Barney, with handler Patrolman Fred Genzman, is one of two bomb-sniffing dogs in northwest Ohio. The dog lives with Patrolman Genzman and his family.
Sometimes Fred and Barney communicate in German. Sometimes it's Czechoslovakian.
But when Northwood Police Patrolman Fred Genzman gives the "load" order in English, Barney - the only bomb-sniffing dog in northwest Ohio outside of Lima - trots to their cruiser's rear door, opens the handle, and jumps inside.
"He's a character," said Patrolman Genzman, the half-German, half Czech shepherd's handler for nearly six years.
The duo recently returned to patrolling in Northwood and responding to calls throughout the area after the program was cut from the city's budget last year. Various area businesses and others joined to collect $7,901 for Northwood's dog program, including one anonymous $5,000 donor.
"He helps the region, and it's great having him available," said Northwood Police Chief Thomas Cairl. "It's just great seeing the outpouring of support."
Donations will be enough to keep Barney in service for at least two years, when he will be 9 or so and of retirement age. Barney will continue living with Patrolman Genzman, his wife, Michelle - whom the 90-pound dog annoyed a bit during his temporary hiatus from work - and their two young sons, Nicholas and Daniel.
Those additional two years will get the area through another presidential election season, when the U.S. Secret Service calls on the dog to sweep local campaign venues, Patrolman Genzman said.
"We're going to stretch it out, we're going to pinch the pennies," Patrolman Gen-zman said. "We're going to get him to retire."
Patrolman Genzman said he had mixed emotions when Northwood decided to eliminate the dog program because of budget woes. Northwood last year laid off four employees and is laying off another four as income tax revenues continue to plunge.
"I believe in the program, and it's hard to see it go away," said Patrolman Genzman, who returned to regular patrol while Barney was on furlough.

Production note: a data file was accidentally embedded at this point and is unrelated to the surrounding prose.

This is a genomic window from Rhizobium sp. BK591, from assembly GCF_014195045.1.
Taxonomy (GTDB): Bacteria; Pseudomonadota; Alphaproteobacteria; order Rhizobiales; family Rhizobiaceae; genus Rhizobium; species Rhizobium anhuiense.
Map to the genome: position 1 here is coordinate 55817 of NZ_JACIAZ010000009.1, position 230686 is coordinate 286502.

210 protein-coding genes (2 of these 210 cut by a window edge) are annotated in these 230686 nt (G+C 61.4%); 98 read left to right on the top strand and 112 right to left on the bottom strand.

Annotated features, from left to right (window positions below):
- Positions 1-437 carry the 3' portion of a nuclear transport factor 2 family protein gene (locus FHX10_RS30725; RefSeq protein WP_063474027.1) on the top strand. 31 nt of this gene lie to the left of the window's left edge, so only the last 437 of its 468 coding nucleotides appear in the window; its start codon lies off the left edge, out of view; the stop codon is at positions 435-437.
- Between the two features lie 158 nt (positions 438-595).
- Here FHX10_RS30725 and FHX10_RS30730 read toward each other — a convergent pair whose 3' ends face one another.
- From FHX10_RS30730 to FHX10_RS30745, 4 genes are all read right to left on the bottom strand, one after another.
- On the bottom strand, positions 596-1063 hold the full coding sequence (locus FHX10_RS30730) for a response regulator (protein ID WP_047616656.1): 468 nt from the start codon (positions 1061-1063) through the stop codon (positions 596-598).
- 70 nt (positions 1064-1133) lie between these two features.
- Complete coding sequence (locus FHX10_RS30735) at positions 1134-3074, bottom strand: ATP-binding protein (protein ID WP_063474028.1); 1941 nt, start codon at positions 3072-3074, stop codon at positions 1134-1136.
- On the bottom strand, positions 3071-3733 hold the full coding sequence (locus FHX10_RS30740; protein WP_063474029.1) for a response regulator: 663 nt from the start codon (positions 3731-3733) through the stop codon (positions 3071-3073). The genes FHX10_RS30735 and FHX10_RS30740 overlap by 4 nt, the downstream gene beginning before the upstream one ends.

"However, people are getting laid off," he added. "It's hard to say 'I have a dog. I'm more important.'•"
Barney was purchased in 2004 with a $10,000 federal grant. Northwood has paid for his training, housing, and other needs. He was about a year-old when he came to the United States, and it took him a while to become accustomed to the food and water, Patrolman Genzman said.
Initially, Barney worked with another bomb-sniffing dog at the University of Toledo, but now the closest are in Lima and Cleveland, making back-up for bomb threats difficult, Patrolman Genzman said. Typically, trained dogs detect either bombs or drugs, but not both, he explained.
Life Flight, which donated money for the program along with Mercy St. Charles Hospital in Oregon, transports the team by helicopter for long-distance cases, Patrolman Genzman said.
Barney helps other law enforcement agencies track suspects, Patrolman Genzman said. They spend at least a half hour daily on training, and they also visit schools and agencies, he said. "He makes friends everywhere he goes," Patrolman Genzman said.
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